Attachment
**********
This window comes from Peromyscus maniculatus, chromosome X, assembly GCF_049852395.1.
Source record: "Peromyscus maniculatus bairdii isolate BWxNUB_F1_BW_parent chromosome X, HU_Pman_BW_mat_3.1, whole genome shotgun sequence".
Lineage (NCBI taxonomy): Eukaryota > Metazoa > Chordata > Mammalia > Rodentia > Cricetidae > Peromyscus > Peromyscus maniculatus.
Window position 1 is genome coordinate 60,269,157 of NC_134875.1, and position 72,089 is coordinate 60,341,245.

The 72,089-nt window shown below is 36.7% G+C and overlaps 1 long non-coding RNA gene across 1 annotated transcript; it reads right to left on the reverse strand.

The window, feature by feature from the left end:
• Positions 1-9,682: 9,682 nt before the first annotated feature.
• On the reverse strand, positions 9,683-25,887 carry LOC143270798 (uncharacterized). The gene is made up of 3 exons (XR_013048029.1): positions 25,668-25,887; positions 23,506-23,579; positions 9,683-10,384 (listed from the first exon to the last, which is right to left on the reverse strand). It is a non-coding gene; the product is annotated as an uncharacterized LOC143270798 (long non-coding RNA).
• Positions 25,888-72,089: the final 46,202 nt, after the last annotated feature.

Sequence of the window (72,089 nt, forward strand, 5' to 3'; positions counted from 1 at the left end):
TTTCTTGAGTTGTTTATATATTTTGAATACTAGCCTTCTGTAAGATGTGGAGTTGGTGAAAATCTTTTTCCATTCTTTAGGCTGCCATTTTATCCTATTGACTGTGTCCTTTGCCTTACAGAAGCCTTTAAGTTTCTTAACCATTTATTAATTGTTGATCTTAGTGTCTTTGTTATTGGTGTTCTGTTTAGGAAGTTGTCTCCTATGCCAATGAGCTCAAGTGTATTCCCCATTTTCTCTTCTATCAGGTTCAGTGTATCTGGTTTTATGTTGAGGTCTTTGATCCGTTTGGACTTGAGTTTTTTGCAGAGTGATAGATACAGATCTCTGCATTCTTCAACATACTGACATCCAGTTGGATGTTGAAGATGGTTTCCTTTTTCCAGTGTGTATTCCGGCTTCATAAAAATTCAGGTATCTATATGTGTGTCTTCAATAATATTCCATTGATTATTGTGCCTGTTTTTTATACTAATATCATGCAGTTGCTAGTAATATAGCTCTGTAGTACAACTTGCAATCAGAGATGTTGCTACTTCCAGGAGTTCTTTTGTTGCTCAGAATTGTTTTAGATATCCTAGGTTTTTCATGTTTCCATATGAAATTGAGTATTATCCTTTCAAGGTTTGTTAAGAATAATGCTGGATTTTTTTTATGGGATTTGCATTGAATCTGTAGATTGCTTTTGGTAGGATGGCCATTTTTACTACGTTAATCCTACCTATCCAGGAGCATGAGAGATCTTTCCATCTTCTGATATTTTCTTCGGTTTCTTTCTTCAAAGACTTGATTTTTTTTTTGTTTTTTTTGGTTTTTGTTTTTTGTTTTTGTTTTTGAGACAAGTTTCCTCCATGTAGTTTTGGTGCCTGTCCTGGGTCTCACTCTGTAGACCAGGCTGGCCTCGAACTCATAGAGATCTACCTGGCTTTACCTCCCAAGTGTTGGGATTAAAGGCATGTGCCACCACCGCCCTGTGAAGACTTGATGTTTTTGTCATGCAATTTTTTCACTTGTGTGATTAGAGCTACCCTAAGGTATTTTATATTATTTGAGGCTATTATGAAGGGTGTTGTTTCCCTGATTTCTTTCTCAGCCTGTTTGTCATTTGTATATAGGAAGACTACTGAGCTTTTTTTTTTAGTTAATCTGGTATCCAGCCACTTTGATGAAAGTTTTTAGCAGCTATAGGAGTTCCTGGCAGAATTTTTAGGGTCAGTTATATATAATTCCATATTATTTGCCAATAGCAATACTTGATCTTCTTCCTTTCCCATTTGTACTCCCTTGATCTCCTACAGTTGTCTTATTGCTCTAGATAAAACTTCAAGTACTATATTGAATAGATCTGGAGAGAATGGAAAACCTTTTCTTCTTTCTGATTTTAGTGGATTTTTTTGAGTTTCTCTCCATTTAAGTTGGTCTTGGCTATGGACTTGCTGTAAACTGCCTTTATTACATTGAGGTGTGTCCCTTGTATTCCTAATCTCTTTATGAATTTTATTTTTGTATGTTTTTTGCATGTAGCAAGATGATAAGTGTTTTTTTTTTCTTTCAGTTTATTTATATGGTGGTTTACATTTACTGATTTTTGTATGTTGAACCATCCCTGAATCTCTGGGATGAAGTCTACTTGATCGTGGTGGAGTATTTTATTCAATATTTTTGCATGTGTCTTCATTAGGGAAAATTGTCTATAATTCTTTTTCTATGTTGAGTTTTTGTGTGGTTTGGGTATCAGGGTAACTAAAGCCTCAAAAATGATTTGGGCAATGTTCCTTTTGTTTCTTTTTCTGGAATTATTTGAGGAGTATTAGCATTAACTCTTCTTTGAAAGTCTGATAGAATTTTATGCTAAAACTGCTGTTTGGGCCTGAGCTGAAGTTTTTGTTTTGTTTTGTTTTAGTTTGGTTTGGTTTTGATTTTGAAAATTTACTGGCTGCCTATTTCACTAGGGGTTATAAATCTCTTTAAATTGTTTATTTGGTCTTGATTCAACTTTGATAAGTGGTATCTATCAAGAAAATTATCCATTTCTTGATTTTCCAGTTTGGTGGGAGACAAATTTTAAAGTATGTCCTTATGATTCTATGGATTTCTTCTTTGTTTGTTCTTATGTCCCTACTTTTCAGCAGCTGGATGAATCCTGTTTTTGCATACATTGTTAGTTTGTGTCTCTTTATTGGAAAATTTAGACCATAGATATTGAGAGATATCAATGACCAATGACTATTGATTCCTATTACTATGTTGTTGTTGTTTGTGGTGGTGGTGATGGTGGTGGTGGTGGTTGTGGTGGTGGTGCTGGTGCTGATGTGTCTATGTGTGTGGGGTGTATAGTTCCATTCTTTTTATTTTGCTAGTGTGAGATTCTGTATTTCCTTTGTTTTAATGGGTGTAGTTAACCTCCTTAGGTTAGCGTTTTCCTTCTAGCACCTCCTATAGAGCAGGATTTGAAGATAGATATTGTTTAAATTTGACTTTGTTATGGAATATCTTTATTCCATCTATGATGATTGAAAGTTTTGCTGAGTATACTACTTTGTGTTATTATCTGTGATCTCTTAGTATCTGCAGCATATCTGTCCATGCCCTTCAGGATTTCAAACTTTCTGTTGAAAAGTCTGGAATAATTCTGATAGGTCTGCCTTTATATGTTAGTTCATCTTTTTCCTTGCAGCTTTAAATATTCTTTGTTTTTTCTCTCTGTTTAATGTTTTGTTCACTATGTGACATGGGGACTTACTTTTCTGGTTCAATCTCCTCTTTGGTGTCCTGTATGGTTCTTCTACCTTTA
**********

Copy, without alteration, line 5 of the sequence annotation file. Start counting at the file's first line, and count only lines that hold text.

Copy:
The 72,089-nt window shown below is 36.7% G+C and overlaps 1 long non-coding RNA gene across 1 annotated transcript; it reads right to left on the reverse strand.